Use -m32 to create 32-bit executables and shared libraries. Use -m64 to create 64-bit executables and shared libraries.
The ILP32 memory model (32-bit int, long, pointer data types) is the default on all Solaris platforms and on Linux platforms that are not 64-bit enabled. The LP64 memory model (64-bit long, pointer data types) is the default on Linux platforms that are 64-bit enabled. -m64 is permitted only on platforms that are enabled for the LP64 model.
Object files or libraries compiled with -m32 cannot be linked with object files or libraries compiled with -m64.
When compiling applications with large amounts of static data using -m64, -xmodel=medium may also be required.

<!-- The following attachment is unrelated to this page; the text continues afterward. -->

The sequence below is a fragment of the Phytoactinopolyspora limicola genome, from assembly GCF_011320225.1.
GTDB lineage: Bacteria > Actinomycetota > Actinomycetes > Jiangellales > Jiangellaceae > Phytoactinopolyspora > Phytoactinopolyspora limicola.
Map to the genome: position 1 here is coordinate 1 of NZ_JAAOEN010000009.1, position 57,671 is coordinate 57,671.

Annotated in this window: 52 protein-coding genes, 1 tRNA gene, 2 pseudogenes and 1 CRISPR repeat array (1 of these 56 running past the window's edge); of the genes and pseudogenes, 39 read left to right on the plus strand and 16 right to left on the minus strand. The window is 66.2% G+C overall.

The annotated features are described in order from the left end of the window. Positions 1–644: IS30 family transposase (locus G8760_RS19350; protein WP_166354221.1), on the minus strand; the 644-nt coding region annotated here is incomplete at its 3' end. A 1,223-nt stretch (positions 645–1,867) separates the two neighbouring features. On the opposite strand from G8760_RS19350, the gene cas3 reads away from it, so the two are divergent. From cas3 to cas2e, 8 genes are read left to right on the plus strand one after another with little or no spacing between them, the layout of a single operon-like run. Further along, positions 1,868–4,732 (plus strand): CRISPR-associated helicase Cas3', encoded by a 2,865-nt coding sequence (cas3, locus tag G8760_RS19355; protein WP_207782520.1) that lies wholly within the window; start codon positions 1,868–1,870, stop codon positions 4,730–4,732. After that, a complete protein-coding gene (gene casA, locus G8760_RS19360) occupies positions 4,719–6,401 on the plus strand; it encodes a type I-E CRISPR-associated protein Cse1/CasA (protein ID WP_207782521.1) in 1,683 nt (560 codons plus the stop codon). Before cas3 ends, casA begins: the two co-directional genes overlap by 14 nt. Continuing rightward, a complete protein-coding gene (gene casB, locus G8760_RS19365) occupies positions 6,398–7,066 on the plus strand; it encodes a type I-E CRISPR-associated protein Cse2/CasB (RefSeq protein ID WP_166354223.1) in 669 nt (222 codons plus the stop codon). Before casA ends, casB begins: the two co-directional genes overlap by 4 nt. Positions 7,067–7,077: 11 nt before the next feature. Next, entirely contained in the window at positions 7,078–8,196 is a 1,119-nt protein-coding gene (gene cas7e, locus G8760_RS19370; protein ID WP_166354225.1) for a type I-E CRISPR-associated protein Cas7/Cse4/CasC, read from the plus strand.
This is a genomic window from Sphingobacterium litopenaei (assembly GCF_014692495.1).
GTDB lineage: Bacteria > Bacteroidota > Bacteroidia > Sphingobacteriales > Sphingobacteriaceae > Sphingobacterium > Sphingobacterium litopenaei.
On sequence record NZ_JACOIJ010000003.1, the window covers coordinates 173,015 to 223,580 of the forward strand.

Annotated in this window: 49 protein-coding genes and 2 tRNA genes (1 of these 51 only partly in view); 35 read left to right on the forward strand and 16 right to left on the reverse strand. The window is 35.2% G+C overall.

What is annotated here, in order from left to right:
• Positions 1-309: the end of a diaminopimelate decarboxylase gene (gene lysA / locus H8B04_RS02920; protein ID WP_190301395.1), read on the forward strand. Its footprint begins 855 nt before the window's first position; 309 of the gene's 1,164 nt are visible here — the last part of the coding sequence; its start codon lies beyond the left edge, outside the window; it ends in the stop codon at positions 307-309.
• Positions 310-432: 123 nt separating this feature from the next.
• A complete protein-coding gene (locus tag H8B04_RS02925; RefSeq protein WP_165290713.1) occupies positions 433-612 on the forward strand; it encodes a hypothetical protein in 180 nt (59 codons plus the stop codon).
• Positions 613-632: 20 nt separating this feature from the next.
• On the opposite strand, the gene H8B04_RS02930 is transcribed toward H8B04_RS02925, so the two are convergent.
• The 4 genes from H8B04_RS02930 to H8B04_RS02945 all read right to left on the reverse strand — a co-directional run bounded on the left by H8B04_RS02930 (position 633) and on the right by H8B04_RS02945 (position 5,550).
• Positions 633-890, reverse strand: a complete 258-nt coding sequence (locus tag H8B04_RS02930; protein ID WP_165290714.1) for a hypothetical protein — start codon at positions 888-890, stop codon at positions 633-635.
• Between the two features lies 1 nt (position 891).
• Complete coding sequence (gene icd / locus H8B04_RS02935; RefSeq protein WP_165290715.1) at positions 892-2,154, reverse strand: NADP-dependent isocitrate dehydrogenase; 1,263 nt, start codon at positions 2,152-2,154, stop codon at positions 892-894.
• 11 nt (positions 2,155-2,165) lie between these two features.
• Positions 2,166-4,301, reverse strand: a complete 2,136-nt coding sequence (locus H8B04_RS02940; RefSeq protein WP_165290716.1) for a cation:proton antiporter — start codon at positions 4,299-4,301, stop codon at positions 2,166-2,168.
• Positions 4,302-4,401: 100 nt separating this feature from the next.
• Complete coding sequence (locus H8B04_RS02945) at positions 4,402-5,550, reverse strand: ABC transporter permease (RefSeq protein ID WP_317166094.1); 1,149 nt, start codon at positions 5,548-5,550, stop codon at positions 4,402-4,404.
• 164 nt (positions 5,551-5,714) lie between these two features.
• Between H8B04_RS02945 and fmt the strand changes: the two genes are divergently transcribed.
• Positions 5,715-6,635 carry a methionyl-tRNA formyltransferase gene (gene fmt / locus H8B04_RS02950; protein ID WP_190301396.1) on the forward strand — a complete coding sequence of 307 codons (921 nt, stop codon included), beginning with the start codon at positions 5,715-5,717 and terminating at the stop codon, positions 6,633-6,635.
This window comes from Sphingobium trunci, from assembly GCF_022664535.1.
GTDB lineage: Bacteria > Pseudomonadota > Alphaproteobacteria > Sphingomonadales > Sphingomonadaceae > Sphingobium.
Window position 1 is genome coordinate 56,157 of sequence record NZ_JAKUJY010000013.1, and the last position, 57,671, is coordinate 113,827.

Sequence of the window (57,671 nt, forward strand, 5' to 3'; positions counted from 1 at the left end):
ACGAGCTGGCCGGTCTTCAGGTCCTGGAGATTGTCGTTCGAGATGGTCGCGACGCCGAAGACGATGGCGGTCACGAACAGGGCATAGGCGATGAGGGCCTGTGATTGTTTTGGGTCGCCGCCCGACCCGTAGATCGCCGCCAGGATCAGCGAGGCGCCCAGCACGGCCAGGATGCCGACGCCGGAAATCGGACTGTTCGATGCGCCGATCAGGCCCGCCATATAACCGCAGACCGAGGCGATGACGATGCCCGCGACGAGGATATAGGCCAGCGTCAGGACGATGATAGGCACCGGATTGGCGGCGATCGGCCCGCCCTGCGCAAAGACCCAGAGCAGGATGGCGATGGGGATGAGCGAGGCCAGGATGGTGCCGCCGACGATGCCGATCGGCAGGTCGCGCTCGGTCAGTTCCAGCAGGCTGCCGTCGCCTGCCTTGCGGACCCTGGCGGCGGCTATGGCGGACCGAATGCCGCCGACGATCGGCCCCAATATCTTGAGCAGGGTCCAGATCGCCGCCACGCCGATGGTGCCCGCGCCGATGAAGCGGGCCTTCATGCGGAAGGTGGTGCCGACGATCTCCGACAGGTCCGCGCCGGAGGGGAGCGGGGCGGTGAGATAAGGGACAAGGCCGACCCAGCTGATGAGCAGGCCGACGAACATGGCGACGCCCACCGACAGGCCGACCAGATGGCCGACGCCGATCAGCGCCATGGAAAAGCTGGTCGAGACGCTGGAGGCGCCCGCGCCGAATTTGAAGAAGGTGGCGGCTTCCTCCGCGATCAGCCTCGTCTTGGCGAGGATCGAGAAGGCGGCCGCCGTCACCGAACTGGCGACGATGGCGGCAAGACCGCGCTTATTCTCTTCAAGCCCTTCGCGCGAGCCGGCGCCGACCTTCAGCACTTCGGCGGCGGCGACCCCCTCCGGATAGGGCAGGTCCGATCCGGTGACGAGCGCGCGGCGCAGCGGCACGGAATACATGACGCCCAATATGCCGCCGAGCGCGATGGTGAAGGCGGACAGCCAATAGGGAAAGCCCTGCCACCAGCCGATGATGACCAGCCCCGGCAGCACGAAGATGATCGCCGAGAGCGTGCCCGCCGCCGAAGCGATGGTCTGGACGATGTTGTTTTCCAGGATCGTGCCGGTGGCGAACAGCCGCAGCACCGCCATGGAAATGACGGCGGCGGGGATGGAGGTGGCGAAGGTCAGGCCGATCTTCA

Be aware that some Linux platforms do not support the medium model.
Note that in previous compiler releases, the memory model, ILP32 or LP64, was implied by the choice of the instruction set with -xarch. Starting with the Sun Studio 12 compilers, this is no longer the case. On most platforms, just adding -m64 to the command line is sufficient to create 64-bit objects.
On Solaris, -m32 is the default. On Linux systems supporting 64-bit programs, -m64 -xarch=sse2 is the default.